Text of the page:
Medina and his partner, an economist named Jorge Cerpa, were the first couple to register as domestic partners under a law Mexico City passed at the end of 2006. (They chose to be the first because no one else wanted to take the step, and Medina was worried about how it would look if no one used a right the movement had faught so hard for.) Full marriage was legalized three years later with leadership from the leftist PRD Party, and  Mexico’s high court later ruled that these marriages must be recognized nationwide.

Gay marriages are also now performed in the state of Quintana Roo–home of Cancún–thanks to some very clever activists, who realized that the state’s marriage laws actually were written without references to gender.

But the victories by LGBT rights activists–that also include a domestic partnership law in Coahuila–provoked an organized counterattack from the Catholic Church, Medina said, and the gay marriage bills that had been introduced in other states stalled. And the activists in other states are not well equipped to make an organized push.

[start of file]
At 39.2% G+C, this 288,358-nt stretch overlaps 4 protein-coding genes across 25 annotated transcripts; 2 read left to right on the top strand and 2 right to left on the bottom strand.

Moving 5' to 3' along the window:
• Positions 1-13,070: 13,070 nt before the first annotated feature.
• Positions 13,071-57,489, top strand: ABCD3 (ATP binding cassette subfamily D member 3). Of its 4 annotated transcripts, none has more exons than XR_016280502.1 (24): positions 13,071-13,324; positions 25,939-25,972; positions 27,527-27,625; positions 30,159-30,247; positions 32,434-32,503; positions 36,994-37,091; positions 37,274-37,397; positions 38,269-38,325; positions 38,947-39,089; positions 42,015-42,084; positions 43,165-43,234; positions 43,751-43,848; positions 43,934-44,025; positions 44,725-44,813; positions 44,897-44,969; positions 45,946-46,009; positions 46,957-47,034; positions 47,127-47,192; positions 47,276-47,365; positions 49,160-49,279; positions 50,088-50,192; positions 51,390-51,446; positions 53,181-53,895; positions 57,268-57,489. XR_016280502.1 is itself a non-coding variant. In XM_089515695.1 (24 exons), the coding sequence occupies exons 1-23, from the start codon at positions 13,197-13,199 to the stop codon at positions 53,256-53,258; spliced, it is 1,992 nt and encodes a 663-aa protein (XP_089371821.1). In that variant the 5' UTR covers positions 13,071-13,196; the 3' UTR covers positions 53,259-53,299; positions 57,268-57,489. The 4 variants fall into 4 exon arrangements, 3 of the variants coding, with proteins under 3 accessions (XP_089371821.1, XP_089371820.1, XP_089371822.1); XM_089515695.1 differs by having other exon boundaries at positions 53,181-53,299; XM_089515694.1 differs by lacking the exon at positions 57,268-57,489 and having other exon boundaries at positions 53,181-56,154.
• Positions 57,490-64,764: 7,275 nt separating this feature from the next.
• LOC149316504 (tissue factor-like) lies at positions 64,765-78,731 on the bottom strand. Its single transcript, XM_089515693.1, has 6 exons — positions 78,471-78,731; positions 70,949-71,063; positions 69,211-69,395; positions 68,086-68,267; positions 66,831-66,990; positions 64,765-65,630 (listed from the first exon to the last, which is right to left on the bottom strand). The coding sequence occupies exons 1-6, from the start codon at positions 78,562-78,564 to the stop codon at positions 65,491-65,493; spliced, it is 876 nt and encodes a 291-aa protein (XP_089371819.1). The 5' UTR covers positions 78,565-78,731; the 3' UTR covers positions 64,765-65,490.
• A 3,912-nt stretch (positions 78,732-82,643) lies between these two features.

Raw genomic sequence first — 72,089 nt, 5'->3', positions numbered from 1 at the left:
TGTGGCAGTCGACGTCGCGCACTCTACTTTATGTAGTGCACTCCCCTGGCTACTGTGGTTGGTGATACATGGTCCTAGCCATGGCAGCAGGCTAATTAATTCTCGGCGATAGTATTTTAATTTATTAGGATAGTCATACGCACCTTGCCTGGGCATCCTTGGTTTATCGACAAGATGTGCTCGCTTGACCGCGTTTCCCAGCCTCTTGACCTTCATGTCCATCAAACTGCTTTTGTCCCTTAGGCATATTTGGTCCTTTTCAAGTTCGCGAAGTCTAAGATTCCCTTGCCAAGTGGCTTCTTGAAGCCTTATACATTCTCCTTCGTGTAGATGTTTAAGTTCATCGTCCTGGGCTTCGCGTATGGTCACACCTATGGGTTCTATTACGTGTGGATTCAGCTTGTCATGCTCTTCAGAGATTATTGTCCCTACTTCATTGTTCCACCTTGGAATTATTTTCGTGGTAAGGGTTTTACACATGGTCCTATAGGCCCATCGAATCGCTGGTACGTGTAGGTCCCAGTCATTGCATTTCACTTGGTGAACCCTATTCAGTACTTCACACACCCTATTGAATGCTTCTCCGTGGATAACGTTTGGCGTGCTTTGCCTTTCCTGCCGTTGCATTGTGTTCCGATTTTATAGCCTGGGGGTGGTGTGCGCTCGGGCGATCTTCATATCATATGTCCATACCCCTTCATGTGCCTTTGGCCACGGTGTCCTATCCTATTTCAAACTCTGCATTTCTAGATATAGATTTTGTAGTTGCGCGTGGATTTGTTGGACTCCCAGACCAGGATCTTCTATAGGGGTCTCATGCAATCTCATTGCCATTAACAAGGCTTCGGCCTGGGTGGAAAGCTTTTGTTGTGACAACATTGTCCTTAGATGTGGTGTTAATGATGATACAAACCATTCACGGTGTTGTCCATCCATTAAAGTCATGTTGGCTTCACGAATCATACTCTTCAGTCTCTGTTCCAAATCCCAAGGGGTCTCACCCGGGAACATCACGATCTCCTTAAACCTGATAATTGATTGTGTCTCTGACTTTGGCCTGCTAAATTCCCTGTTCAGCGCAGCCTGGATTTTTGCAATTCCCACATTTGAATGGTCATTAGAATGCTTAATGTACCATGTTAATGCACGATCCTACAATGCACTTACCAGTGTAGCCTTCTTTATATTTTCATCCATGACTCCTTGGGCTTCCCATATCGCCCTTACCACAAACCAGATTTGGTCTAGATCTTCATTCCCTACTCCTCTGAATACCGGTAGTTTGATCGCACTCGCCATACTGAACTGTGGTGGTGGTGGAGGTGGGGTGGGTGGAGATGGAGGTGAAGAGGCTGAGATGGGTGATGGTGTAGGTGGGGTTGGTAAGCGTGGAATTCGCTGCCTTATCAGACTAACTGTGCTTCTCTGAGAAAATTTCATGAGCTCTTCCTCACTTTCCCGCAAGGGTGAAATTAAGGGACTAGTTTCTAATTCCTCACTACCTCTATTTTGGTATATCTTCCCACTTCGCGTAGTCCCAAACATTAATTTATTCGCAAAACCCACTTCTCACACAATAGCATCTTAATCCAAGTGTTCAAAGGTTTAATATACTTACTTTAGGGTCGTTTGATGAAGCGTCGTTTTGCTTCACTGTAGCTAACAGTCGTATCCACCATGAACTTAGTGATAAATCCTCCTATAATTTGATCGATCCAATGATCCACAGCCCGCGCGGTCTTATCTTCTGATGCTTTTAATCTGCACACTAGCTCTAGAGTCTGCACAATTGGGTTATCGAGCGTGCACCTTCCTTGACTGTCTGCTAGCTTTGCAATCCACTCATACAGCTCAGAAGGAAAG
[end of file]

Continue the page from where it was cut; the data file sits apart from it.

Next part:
“The reality is that in the vast majority of states, activists have neither the strength nor the level of organization that the Distrito Federal has,” Medina told me. And, because anti-gay violence is more common in other states, he said, “It is a very frightened kind of activism.”

Medina also said that the movement in Mexico was divided (“sectorizado“) over what issues matter most, and that it hadn’t found a way to unify around a common agenda.

The movement, he said, “is moving, with all honesty, in a way that is a little bit unequal. There is a very active movement in Mexico City, but … we’re not all advancing in unison, to a more-or-less standardized track. I think that is our big problem–we haven’t agreed on the minimums that we can achieve as a collective.”